COVID-19 has presented new and unique challenges across both the private and public sector. For local governments, the shift of workforces into their homes and consequential repopulation of suburbs during working weeks, as well the shut down or pivoting of local economies, presents the opportunity for local governments to revisit how data sets can be used to refocus internal work streams and promote growth in local businesses in the post-COVID world. Central to leveraging data to emerge from COVID-19 is privacy and security protections and policies, particularly when local governments collaborate with the private sector to create particular data sets.

Using data to prepare local governments for a post-COVID world

Government has been moving toward smart cities and smart communities for a number of years now. With COVID-19 shifting workforces to working-from-home life, cities and their internal maintenance may look considerably different in the near future – and so too might the smart city. Data, and local governments collaborating with analytic firms to make sense of this data, can help local governments save money by reallocating resources where necessary. For example, for streamlined rubbish collection, public transport and to decrease traffic congestion by monitoring use of roads post COVID-19.

Creating data sets to help local economies recover from COVID-19

We are yet to experience the full economic effects of the global pandemic, however it's a reasonable prediction that some businesses will not survive, others will pivot and new businesses will emerge in the post-COVID world to meet new and unique demands. Open data has been driving innovation for a number of years. Now may be the perfect opportunity for local government to collaborate with private industry, including start-ups, to drive innovation by focusing on collecting and providing new and relevant data sets (perhaps informed by new needs).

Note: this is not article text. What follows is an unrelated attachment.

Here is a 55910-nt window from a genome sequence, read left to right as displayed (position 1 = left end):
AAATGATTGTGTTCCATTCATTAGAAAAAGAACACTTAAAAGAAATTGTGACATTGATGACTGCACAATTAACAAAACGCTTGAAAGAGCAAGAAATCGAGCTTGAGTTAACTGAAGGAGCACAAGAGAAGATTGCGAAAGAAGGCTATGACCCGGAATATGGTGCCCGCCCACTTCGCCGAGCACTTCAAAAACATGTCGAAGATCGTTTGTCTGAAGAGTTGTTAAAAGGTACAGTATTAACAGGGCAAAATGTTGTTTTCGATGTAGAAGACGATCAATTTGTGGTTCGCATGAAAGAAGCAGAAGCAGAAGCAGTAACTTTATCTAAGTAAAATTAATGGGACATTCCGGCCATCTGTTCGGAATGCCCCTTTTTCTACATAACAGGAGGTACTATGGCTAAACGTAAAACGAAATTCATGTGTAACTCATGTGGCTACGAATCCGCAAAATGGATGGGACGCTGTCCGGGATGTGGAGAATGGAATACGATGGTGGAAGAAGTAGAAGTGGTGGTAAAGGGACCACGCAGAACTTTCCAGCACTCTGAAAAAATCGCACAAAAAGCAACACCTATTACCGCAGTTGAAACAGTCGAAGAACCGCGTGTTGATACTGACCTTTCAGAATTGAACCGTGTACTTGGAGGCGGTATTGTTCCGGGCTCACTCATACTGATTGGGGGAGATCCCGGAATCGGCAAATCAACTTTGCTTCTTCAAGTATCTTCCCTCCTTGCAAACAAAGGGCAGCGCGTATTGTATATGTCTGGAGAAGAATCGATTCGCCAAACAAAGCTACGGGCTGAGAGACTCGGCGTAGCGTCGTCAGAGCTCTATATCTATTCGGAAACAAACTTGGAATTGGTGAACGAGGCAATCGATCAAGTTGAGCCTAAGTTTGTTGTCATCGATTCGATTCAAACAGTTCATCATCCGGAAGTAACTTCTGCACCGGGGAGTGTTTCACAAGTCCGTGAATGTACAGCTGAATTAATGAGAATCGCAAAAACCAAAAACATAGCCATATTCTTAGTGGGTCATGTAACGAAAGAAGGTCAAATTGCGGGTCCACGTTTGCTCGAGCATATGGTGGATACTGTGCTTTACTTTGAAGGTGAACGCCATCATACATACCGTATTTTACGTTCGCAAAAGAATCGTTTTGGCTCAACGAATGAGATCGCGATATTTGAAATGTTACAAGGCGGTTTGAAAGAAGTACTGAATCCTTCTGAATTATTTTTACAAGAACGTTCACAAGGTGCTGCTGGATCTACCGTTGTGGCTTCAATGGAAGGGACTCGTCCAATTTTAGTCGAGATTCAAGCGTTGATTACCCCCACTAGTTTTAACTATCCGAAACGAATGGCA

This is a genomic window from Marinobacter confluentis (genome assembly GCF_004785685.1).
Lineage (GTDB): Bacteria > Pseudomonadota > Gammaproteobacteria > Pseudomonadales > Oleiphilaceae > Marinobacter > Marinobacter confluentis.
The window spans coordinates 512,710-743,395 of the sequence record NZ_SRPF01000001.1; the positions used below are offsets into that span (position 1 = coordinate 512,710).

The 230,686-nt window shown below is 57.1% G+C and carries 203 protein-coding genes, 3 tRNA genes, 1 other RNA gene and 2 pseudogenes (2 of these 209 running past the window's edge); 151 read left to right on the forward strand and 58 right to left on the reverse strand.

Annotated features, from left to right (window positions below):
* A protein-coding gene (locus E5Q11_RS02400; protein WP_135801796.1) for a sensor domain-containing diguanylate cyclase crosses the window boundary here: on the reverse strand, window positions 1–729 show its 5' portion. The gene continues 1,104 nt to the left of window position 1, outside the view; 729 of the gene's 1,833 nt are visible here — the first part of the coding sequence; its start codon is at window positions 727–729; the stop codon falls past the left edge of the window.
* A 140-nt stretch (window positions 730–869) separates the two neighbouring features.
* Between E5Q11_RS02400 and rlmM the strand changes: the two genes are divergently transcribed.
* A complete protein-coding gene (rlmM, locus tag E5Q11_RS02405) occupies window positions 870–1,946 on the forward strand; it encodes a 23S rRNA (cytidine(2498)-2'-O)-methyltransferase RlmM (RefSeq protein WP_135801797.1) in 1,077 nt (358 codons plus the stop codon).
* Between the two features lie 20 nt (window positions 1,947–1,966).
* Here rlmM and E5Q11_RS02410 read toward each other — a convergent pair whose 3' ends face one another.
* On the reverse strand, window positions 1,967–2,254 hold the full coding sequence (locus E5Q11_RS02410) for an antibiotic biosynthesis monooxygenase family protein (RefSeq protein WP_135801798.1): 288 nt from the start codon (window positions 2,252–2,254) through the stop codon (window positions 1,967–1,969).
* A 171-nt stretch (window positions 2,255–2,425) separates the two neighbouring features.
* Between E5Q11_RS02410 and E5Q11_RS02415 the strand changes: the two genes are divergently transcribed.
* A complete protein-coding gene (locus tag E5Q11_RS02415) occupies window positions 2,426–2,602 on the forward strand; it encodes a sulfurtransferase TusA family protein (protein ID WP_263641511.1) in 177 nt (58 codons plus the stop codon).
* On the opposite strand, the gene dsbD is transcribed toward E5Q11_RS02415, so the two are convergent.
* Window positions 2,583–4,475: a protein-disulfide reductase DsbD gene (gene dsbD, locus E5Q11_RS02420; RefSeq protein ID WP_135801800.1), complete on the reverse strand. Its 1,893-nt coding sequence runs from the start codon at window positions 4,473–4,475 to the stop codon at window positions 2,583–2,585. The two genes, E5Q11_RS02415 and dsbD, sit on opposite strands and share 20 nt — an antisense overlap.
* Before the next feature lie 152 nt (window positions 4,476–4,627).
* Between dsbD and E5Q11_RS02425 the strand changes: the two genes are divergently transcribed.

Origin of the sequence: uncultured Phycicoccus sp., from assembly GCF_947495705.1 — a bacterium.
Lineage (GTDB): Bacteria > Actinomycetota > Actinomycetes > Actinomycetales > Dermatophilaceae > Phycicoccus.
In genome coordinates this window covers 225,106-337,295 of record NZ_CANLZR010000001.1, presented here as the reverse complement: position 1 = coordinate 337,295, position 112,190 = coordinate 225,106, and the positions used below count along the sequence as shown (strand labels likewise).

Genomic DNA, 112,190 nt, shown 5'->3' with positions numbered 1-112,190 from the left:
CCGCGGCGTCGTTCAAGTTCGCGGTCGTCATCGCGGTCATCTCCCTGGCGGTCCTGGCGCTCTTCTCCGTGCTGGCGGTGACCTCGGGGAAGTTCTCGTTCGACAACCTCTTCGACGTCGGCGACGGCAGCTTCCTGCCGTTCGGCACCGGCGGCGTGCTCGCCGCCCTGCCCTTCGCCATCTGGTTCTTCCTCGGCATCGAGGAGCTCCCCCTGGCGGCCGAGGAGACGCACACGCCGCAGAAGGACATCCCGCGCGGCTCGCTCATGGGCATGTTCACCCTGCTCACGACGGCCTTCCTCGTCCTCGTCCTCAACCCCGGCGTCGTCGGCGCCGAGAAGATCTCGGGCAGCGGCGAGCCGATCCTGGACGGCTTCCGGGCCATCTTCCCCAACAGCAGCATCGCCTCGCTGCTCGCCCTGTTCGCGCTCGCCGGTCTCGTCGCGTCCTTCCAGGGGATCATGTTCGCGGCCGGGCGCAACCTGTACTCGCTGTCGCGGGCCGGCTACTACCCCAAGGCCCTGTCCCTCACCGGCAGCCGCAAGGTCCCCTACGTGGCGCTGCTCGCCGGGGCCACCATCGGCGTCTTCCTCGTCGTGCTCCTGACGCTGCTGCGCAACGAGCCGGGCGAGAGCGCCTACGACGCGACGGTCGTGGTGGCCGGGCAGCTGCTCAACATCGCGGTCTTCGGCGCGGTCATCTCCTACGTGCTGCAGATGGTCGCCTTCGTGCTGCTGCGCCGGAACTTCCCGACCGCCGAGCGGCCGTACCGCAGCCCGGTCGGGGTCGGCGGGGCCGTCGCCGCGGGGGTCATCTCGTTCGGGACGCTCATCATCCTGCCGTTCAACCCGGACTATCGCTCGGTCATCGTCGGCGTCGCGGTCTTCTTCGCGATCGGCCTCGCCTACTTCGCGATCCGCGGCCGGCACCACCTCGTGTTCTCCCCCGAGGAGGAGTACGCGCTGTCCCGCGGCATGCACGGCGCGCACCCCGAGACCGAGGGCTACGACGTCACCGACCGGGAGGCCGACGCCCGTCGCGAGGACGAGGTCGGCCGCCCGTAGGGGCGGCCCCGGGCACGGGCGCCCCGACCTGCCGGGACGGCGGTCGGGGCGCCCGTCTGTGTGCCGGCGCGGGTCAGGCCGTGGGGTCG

Privacy concerns

Where local governments are collecting data, collaborating with the private sector to create particular data sets, or releasing new data sets, they should conduct a Privacy Impact Assessment (PIA) to assess the privacy impacts of these activities and the ways in which local governments can avoid or minimise any negative privacy impacts. NSW local governments are not strictly required to conduct a PIA under the Privacy and Personal information Protection Act 1998 (NSW). However, the above data use and commercialisation activities are clearly data intensive, and so conducting a PIA can help local governments identify and minimise the privacy risks associated with these activities. As a first step, it will be important to consider whether all data will be sufficiently de-identified. Even if no personal information will be collected as part of the relevant data sets, local governments may wish to conduct a PIA anyway to ensure that their processes avoid the collection and use of personally identifiable information.

Key takeaways:

  • a post-COVID world may present opportunities for local governments to create and provide new data sets to streamline internal resource allocation as well as prompt innovation.
  • central to collection and release of data sets are privacy compliance and security considerations.

The content of this article is intended to provide a general guide to the subject matter. Specialist advice should be sought about your specific circumstances.